Kliewer's article about how students with disabilities, specifically down syndrome, are treated in schools today and how we should fix the issues that many schools take part in. For my this article was special because while I do not have any family members that are down syndrome, I do have a cousin who is autistic. While the two are not same by any means, I have witnessed first hand how differently he is treated. Kliewer argues that children with disabilities should be placed into rooms with non-disabled children. I could not agree more. My cousin was held back for many years by the school system until my aunt and uncle moved to change to a school system that would not isolate him with only other disabled child. When he was finally given a chance he started to shine. He was able to get some good grades and got into college. After GRADUATING he was offered a career opportunity and holds down that job today. This is an example of what Kliewer wants to happen with our schools. To make sure that everyone is on a level playing field while in school and receives the same education.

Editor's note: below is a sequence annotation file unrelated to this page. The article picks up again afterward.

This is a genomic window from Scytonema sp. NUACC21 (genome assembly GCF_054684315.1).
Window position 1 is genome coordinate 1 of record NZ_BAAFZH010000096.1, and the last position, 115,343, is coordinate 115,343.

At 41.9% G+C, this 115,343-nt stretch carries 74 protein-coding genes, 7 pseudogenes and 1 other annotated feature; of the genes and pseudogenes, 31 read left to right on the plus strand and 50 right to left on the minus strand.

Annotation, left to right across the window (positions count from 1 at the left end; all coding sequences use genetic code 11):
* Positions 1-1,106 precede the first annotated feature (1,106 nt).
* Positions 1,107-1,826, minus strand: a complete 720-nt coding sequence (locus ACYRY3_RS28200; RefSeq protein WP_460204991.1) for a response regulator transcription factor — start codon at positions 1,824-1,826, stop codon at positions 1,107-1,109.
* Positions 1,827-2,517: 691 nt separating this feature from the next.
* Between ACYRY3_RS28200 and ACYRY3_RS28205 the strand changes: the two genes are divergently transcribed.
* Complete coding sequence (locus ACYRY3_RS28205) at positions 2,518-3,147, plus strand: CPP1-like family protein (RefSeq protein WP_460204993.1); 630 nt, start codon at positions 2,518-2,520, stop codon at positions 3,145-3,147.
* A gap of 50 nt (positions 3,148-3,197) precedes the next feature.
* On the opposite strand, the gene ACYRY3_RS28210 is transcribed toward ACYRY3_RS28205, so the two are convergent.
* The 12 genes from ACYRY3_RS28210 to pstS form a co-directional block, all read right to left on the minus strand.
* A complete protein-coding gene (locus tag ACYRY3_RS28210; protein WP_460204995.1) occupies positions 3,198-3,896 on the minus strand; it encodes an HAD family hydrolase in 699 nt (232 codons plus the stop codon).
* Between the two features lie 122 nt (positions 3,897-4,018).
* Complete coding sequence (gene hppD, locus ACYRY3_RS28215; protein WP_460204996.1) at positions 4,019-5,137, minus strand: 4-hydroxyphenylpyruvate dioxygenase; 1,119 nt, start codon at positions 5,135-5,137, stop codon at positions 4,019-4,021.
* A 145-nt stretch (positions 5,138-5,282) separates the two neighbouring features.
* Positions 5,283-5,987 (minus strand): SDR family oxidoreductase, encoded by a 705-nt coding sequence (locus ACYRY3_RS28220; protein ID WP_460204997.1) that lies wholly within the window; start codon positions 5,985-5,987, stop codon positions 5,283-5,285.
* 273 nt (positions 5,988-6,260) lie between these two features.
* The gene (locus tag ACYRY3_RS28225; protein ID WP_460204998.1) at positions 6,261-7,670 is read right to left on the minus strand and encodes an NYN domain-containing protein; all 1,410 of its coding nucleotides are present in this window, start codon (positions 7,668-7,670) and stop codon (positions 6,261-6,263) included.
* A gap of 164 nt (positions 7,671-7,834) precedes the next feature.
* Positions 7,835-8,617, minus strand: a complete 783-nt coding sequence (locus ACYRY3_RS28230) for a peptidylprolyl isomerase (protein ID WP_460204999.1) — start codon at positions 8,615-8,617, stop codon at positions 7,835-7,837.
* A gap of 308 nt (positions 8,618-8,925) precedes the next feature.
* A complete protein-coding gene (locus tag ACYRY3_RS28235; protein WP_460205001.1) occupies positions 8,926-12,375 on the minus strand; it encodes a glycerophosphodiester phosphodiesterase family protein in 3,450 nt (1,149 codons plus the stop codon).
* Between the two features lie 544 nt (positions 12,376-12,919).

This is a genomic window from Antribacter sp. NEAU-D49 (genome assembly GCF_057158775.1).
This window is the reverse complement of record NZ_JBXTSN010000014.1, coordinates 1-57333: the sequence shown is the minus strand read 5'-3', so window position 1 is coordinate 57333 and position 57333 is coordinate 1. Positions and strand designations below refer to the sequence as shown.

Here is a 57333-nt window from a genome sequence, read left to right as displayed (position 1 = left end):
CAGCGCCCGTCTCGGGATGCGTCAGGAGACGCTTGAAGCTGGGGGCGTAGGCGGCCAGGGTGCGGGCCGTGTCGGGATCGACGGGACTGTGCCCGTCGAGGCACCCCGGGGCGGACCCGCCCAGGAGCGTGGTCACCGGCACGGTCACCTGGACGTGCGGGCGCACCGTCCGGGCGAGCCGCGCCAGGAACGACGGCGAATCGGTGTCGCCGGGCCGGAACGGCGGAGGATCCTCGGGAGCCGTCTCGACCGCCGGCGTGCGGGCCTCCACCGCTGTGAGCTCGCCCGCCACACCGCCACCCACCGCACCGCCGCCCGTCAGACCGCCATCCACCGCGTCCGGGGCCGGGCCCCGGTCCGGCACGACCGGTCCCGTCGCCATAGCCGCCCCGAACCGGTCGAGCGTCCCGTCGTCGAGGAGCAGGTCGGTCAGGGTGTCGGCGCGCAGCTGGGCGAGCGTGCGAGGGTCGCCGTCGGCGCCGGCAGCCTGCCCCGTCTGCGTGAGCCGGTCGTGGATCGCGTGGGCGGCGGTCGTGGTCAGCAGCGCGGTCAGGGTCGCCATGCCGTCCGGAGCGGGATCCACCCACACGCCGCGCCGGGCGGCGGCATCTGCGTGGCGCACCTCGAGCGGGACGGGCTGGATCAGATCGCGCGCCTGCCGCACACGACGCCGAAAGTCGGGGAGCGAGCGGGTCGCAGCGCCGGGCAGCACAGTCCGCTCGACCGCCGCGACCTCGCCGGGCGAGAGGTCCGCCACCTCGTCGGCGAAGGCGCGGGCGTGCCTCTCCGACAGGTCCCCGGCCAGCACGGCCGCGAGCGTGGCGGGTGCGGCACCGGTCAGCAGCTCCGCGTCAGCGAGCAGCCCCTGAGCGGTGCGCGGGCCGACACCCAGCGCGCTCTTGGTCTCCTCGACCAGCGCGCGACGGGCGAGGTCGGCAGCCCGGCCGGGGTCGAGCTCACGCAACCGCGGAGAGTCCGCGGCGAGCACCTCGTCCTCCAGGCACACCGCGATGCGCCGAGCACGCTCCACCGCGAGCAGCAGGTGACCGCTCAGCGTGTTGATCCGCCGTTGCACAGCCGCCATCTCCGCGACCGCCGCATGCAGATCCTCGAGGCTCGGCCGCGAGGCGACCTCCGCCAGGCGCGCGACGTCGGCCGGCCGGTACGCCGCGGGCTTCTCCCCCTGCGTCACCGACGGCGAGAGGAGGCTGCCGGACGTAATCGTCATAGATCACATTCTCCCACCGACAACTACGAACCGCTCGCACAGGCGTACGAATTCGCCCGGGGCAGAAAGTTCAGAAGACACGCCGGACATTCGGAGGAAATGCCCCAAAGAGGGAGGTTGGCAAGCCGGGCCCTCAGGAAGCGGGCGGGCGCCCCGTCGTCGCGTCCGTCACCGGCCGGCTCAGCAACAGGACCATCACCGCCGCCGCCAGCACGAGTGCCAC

For me this article could not relate to anyone better then Jennie Oakes. It does not matter if you are talking about students who are extremely bright for their age, ones that are just falling behind a bit, or students with disabilities, Oakes would agree that they all deserve the same education and should be treated equally in our schools. "Colleen Madison agreed with Shayne that no child was inherently an intellectual burden to a classroom; in fact, she argues, each student contributes a unique and potentially valuable dimension to the web of relationships that form a school community." (Kleiwer p7) I really liked this because when I think back to my days in high school we did not have the students that were disabled in the classrooms with us but yet we all still knew their names. How did we know their names when they were never in any class with any of us? They still played a role in how the schools community was even when the school itself was trying to keep them separated. I think the thing to take away from this is that Oake and Kliewer would agree that putting students in the same room no matter what their abilities are can only help them.